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OK, I'll say it
Old 07-11-2008, 11:08 AM   #1
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OK, I'll say it

I'm glad I haven't made the commitment to fully retire yet.

I'm glad I still have a business going......mmmmmm.....and a job that provides enough cash flow to keep me afloat.

One of the benefits of staying semi-retired is to be able to test the ER waters while still having the ability to ramp up the earned income if needed.
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Old 07-11-2008, 11:15 AM   #2
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Semi-retirement without worrying about money beats full retirement with money worries.

I also am glad to have an ongoing cashflow.
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Old 07-11-2008, 11:48 AM   #3
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I would rather be retired even so, but oh well.

Investing in the 2008 market does seem like treading water with anvils tied to each foot, at times.
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Old 07-11-2008, 12:05 PM   #4
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Seems to me a primary ingredient of happy semi-retirement seems to be that you don't violently despise your work.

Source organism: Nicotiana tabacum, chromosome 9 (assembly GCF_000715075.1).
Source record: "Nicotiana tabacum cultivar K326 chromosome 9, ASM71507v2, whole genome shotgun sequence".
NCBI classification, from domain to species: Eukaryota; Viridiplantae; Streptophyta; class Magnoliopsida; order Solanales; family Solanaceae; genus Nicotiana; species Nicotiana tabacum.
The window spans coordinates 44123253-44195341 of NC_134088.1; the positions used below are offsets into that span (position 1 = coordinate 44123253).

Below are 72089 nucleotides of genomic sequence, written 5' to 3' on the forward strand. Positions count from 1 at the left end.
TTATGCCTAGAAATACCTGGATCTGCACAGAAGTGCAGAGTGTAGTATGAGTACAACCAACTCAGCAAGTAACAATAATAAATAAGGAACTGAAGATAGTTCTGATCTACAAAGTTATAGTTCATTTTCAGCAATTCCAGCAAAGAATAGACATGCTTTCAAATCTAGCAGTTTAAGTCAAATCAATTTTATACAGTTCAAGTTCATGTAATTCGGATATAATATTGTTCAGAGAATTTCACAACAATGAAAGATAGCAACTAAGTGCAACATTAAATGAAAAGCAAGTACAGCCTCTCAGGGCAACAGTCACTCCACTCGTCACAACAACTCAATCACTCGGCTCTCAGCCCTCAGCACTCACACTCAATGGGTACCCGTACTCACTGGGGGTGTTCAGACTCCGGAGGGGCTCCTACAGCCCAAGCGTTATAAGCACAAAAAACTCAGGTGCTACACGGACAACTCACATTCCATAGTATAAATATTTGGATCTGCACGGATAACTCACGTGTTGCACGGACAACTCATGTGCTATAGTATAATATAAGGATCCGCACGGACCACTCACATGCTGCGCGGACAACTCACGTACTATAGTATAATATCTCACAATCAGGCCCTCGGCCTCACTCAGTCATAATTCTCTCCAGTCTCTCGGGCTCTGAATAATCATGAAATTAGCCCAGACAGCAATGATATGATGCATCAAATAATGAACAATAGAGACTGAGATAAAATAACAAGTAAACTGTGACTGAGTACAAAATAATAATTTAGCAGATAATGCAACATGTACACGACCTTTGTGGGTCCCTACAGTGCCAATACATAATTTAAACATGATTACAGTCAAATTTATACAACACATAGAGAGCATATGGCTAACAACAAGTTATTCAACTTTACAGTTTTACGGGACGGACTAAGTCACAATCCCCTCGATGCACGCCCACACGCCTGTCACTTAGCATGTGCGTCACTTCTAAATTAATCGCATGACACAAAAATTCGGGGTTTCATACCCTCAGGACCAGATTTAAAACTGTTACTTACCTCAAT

A lot of people (not just on this board) don't have that luxury. I'm grateful that I do.
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Old 07-11-2008, 12:39 PM   #5
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It's not the work I dislike, it's all the bureaucratic crap that goes with it.

ER is pretty good when you realize that although your portfolio has gone down by double digits-- you have enough assets to meet your needs and you have a cash stash to ride it out.

You have to be able to sleep at night...
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Old 07-11-2008, 12:50 PM   #6
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Seems to me a primary ingredient of happy semi-retirement seems to be that you don't violently despise your work.

.
Can you be semi-happy in semi-retirement if you only moderately despise your work?
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Old 07-11-2008, 12:51 PM   #7
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Can you be semi-happy in semi-retirement if you only moderately despise your work?


Yes, half the time.
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Old 07-11-2008, 01:00 PM   #8
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It's not the work I dislike, it's all the bureaucratic crap that goes with it.
Exactly. Almost every job I have had, has seemed like a glorified junior high school experience in one way or another.

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ER is pretty good when you realize that although your portfolio has gone down by double digits-- you have enough assets to meet your needs and you have a cash stash to ride it out.

You have to be able to sleep at night...
So true. That's a very welcome thought. Assuming we don't get into double digit inflation for years on end, the good ol' cash stash and conservative AA should work out nicely.
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Old 07-11-2008, 01:13 PM   #9
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Assuming we don't get into double digit inflation for years on end, the good ol' cash stash and conservative AA should work out nicely.